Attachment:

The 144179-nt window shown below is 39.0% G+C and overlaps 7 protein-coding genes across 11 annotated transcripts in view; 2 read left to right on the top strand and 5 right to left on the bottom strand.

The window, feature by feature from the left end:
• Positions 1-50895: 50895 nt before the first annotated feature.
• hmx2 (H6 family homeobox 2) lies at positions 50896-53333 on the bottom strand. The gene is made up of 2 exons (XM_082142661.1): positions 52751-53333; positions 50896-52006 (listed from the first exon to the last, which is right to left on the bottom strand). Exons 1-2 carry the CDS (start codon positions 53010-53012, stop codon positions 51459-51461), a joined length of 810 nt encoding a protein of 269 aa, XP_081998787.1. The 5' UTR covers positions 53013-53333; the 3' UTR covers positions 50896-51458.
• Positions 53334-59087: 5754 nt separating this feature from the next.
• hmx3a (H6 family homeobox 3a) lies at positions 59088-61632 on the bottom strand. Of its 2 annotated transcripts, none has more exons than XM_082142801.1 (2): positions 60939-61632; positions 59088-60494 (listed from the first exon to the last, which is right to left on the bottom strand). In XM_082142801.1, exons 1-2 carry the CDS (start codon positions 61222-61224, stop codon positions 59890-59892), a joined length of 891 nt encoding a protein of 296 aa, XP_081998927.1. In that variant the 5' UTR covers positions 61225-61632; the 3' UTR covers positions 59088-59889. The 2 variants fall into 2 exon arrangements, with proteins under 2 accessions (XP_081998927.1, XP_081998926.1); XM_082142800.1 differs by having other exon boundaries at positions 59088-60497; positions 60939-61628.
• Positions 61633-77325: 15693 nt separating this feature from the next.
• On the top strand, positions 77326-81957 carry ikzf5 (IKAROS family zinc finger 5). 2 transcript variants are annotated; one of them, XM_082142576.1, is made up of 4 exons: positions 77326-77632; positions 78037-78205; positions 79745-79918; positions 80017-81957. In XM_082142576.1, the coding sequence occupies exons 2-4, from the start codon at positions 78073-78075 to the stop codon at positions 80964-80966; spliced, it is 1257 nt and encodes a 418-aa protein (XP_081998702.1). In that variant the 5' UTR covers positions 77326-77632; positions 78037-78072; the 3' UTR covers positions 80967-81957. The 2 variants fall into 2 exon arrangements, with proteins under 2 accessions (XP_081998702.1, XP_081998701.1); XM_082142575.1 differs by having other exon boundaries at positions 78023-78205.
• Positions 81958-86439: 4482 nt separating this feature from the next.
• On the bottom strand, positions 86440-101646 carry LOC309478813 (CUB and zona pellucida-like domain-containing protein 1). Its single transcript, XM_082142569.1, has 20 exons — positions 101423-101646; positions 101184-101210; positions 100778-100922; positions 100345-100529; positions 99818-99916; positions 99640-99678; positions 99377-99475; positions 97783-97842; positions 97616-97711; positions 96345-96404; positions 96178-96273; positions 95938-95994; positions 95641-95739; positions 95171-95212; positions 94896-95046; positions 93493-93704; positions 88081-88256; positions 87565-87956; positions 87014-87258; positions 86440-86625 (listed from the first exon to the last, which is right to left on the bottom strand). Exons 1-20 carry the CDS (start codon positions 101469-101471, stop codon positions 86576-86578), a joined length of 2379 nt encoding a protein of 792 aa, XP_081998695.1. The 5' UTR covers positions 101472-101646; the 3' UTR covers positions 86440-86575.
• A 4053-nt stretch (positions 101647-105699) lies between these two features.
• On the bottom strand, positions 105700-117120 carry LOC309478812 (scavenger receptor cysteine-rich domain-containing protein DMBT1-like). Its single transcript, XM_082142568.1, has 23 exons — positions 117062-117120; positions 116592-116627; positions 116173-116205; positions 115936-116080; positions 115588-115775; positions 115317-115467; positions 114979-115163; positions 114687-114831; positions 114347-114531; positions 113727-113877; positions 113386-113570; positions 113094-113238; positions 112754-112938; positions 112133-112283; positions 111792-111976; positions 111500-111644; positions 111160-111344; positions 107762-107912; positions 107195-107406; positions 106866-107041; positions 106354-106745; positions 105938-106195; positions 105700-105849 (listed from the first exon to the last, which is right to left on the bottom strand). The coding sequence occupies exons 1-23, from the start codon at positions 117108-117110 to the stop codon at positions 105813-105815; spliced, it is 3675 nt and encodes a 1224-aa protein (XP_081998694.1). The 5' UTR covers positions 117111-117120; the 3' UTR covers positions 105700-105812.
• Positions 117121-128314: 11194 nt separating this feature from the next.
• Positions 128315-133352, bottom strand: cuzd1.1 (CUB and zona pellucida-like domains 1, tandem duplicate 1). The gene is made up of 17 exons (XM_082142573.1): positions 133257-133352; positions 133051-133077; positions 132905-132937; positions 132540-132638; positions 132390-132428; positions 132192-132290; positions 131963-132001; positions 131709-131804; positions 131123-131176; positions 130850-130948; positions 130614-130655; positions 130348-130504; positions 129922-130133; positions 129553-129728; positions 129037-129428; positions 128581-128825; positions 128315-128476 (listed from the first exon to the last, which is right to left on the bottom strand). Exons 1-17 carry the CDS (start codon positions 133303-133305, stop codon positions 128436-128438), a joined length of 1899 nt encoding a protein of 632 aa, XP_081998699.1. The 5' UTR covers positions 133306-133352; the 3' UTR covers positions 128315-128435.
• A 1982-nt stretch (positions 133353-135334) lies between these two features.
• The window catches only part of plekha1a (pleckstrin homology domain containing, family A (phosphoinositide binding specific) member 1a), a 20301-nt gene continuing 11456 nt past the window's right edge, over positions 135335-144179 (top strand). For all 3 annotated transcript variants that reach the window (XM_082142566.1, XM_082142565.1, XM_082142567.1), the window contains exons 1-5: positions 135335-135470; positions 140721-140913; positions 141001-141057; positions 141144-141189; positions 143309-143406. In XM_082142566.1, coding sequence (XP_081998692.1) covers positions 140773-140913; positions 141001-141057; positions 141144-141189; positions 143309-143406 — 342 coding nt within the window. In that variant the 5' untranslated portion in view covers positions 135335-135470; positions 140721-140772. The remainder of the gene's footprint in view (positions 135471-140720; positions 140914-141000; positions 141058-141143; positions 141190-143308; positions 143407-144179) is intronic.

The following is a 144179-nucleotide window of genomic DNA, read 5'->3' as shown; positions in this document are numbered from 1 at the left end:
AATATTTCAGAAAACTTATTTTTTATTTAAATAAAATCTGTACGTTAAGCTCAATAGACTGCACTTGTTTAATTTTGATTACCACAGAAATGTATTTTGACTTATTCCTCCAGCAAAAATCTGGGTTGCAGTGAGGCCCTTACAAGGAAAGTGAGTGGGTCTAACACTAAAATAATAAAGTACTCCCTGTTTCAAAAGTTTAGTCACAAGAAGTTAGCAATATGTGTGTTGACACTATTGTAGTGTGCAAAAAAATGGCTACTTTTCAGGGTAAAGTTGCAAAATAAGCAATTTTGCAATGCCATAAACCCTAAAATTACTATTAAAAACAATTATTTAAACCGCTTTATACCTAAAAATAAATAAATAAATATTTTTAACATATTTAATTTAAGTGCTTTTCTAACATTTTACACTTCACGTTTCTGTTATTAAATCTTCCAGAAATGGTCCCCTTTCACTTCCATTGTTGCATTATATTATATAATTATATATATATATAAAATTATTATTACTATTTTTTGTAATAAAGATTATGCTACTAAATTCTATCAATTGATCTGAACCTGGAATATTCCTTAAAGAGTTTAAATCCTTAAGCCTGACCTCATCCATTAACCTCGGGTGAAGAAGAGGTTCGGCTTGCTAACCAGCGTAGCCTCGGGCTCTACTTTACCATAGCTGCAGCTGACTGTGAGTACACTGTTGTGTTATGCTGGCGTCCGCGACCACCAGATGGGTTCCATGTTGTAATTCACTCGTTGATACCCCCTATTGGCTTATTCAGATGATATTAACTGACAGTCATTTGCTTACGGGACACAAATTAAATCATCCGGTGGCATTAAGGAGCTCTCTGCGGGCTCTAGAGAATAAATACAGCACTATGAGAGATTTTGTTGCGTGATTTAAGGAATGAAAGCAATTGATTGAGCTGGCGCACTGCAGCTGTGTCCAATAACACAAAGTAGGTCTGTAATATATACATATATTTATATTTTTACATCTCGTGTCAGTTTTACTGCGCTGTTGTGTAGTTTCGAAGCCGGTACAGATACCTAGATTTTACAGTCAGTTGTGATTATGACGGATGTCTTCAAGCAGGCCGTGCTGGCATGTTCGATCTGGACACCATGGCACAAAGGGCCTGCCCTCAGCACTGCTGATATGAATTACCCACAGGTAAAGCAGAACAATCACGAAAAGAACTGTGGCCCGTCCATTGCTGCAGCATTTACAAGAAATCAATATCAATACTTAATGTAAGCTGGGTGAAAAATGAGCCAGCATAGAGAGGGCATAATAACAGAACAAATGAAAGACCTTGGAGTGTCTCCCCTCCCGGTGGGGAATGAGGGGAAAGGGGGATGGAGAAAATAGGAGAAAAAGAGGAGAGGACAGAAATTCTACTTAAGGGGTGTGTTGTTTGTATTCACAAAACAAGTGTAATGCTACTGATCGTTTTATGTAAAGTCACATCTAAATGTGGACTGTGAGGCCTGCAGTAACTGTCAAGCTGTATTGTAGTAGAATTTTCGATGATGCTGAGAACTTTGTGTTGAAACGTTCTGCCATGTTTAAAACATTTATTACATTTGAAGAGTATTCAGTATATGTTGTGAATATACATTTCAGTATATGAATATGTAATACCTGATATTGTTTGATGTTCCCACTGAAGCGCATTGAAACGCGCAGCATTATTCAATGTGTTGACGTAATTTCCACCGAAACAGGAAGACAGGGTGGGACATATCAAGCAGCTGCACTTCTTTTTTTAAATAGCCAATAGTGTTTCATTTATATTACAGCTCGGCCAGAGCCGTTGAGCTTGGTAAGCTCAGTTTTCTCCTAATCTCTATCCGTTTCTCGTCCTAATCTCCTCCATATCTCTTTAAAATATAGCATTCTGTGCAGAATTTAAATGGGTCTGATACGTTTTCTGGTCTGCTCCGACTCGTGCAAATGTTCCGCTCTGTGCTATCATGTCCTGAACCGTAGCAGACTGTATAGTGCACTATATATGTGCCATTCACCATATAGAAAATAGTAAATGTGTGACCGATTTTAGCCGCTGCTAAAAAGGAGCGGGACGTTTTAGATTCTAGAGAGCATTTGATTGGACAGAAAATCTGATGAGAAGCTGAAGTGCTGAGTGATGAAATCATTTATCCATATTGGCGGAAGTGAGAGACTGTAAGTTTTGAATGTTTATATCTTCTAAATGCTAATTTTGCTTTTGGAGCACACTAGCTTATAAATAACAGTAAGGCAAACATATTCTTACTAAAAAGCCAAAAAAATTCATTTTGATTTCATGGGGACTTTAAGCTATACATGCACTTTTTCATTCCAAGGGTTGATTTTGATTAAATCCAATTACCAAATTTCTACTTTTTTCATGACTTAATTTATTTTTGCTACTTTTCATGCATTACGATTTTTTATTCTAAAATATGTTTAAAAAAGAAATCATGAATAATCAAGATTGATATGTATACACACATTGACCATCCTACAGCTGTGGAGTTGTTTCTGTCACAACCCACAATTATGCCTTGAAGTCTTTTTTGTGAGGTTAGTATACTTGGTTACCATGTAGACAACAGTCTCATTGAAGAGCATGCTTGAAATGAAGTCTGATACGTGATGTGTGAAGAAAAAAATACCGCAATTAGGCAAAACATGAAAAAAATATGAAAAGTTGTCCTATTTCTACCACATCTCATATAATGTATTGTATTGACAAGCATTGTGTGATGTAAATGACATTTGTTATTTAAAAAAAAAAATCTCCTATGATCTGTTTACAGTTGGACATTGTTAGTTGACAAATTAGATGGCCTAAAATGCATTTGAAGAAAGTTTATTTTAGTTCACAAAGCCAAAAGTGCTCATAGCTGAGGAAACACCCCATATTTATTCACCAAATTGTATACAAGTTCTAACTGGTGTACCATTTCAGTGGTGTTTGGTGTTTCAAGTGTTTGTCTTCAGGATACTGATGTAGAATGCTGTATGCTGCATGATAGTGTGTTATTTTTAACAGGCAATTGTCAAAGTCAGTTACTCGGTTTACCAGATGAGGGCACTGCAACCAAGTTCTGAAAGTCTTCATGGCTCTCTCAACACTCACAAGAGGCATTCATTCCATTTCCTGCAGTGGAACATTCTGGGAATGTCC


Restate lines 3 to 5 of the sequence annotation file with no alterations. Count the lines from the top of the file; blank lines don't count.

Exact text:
• Positions 1-50895: 50895 nt before the first annotated feature.
• hmx2 (H6 family homeobox 2) lies at positions 50896-53333 on the bottom strand. The gene is made up of 2 exons (XM_082142661.1): positions 52751-53333; positions 50896-52006 (listed from the first exon to the last, which is right to left on the bottom strand). Exons 1-2 carry the CDS (start codon positions 53010-53012, stop codon positions 51459-51461), a joined length of 810 nt encoding a protein of 269 aa, XP_081998787.1. The 5' UTR covers positions 53013-53333; the 3' UTR covers positions 50896-51458.
• Positions 53334-59087: 5754 nt separating this feature from the next.